How to replace electric cooktop?

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tomtheelder2020

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Mother-in-law's cooktop shorted out so I will be replacing it when the new one arrives Thursday. The old one looks like it just dropped into place, and I can't see any type of hold-downs from below, but even with a small pry bar I could only slightly lift one corner. Before I use brut force (based on assuming it is held down by some kind of caulk) do cooktops normally have some type of fastener? Regardless of how I get it out, is there anything else I should know about doing this replacement?
 

joecaption

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Now one can see what your seeing without some pictures above and below.
Is the new one the exact same shape and size?
Need to shut off the power to it, once you remove the cover where the connections are made you must double check the wires once the wire nuts are remove with a volt OHM meter to double check that there is no power going to it.
 

Eddie_T

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MIne (Jenn Air) has a long machine screw at about a 45º angle centered at each end of the pan. They may be kinda pointy on the end I can't remember. I can't easily get to them to get a picture. Mine is old enough that it is fed by 2 wire SE cable with concentric ground.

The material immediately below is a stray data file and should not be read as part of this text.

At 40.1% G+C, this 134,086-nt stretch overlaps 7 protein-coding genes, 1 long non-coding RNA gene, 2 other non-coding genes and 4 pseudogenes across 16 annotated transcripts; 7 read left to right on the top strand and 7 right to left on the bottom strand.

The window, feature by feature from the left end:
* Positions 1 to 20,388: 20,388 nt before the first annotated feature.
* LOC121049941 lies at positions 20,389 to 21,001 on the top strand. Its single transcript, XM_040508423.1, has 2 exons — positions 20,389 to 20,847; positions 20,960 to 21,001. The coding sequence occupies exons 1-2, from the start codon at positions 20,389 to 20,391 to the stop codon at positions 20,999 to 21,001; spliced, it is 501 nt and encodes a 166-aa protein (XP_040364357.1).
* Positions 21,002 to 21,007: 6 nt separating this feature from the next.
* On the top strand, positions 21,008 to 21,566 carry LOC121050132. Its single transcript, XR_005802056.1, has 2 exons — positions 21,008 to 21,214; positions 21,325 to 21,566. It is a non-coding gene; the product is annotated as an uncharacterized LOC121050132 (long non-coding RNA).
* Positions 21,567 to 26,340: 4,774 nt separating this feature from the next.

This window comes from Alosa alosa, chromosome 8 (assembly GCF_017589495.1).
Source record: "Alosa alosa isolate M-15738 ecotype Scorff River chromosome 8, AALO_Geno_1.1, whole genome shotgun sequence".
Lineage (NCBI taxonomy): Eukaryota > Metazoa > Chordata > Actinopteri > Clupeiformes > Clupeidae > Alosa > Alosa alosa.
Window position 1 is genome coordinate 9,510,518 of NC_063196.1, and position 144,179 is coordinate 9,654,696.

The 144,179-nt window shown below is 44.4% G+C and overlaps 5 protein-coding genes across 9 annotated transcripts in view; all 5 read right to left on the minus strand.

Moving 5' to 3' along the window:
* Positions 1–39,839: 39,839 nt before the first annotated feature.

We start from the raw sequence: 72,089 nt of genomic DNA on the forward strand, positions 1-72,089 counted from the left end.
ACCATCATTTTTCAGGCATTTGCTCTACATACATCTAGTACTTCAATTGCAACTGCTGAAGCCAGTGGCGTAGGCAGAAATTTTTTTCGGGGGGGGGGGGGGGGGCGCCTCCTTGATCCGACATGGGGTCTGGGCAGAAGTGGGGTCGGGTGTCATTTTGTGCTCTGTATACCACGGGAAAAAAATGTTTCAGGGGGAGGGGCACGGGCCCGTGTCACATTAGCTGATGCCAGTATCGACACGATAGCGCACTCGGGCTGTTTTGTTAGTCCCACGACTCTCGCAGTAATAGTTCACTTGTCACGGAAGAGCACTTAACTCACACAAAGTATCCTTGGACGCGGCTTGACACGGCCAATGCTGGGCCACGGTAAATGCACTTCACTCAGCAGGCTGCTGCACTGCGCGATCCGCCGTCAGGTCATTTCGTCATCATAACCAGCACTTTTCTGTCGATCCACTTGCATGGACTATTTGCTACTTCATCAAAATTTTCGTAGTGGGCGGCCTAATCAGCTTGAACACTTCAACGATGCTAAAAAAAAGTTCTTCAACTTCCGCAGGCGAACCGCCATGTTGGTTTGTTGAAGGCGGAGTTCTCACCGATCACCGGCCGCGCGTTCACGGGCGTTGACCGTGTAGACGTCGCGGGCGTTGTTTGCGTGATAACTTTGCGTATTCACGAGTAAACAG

Snoonyb

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Depending upon the age and brand, as well as the counter top, if the cover that the burners fit into lifts, there may be as many as 4 screws securing the appliance, thru the casing, so, drop the pry-bar, and have a look-see.
 

tomtheelder2020

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... if the cover that the burners fit into lifts, there may be as many as 4 screws securing the appliance ....
Snoonbny, you nailed it. I couldn't see them from below but by removing burners and underlying pans I found 4 screws exactly as Eddie T described. Problem solved. Thanks all!

BTW, Joecaption was right too - I should have included pictures in the original post. Thanks for reminder.
 

Snoonyb

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Sometimes makes one wonder about expiration dates.
 

tomtheelder2020

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... you must double check the wires once the wire nuts are remove with a volt OHM meter to double check that there is no power going to it.
I hate showing my ignorance but sometimes there is so much of it I have no choice. It seems to me that a continuity tester should also work - is that correct? (Found my volt/ohm meter, not used in years, batteries leaked - trashed the whole thing.)
 

Eddie_T

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You need a voltmeter or voltage presence tester. Your meter if it's still on the premises may still work as a voltmeter the batteries are only for the ohmmeter function and continuity testing.

I have used a small lamp and clip leads as a voltage tester (line to neutral or ground).
 
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